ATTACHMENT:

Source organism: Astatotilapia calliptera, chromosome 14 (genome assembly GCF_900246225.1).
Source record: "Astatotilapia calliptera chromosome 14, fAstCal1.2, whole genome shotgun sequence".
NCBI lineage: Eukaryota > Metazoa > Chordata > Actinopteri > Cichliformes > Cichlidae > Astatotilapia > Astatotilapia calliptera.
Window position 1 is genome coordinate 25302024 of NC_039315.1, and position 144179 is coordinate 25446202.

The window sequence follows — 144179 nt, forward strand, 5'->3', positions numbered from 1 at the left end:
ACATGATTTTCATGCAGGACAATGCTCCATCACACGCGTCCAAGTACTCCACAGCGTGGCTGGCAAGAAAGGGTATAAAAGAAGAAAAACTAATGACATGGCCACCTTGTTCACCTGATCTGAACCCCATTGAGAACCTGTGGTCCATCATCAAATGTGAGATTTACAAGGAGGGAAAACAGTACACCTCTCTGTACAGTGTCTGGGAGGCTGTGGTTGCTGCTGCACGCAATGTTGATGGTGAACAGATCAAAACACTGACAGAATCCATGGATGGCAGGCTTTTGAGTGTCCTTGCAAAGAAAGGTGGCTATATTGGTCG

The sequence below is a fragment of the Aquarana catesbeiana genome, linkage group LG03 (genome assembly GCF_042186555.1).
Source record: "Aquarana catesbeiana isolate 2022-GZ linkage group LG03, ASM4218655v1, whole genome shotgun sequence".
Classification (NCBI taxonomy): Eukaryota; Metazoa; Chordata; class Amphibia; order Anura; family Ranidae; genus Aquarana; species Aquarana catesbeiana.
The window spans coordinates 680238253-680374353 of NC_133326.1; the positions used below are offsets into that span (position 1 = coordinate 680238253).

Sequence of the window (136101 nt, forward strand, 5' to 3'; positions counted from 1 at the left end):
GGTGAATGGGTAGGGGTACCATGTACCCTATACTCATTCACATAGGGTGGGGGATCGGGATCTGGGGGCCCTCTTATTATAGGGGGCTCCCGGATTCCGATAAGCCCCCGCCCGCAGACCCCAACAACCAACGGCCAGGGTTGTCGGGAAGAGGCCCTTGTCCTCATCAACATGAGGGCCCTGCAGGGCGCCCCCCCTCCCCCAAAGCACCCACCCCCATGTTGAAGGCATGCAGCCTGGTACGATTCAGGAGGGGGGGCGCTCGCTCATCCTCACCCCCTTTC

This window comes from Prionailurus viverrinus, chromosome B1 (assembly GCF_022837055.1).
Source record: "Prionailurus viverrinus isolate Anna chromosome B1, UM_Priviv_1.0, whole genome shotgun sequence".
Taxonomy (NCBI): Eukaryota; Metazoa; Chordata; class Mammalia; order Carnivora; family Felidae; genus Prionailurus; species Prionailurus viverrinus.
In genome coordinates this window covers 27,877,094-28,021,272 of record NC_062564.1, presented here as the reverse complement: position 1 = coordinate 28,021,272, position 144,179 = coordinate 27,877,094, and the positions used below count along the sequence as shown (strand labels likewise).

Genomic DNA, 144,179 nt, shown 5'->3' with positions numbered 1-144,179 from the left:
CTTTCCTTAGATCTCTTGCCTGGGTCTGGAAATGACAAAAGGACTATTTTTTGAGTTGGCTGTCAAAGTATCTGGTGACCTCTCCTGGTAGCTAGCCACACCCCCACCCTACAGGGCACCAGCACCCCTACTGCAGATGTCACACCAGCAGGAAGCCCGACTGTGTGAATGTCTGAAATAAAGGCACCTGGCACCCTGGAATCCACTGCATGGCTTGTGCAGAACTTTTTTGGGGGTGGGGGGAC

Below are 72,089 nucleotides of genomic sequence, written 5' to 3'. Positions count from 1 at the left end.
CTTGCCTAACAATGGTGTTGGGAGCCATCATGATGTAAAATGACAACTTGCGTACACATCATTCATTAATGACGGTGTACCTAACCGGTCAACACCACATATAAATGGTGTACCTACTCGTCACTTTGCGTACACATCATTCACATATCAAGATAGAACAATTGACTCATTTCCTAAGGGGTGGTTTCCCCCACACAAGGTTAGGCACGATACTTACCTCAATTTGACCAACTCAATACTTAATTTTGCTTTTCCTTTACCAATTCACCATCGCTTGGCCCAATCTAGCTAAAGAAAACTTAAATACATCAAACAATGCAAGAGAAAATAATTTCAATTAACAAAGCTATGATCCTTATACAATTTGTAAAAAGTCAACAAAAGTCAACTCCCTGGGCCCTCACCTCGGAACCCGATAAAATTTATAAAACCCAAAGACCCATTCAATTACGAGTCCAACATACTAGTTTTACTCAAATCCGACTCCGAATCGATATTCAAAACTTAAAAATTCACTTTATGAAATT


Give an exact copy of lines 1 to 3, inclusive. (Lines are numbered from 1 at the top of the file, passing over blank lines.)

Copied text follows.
Source organism: Astatotilapia calliptera, chromosome 14 (genome assembly GCF_900246225.1).
Source record: "Astatotilapia calliptera chromosome 14, fAstCal1.2, whole genome shotgun sequence".
NCBI lineage: Eukaryota > Metazoa > Chordata > Actinopteri > Cichliformes > Cichlidae > Astatotilapia > Astatotilapia calliptera.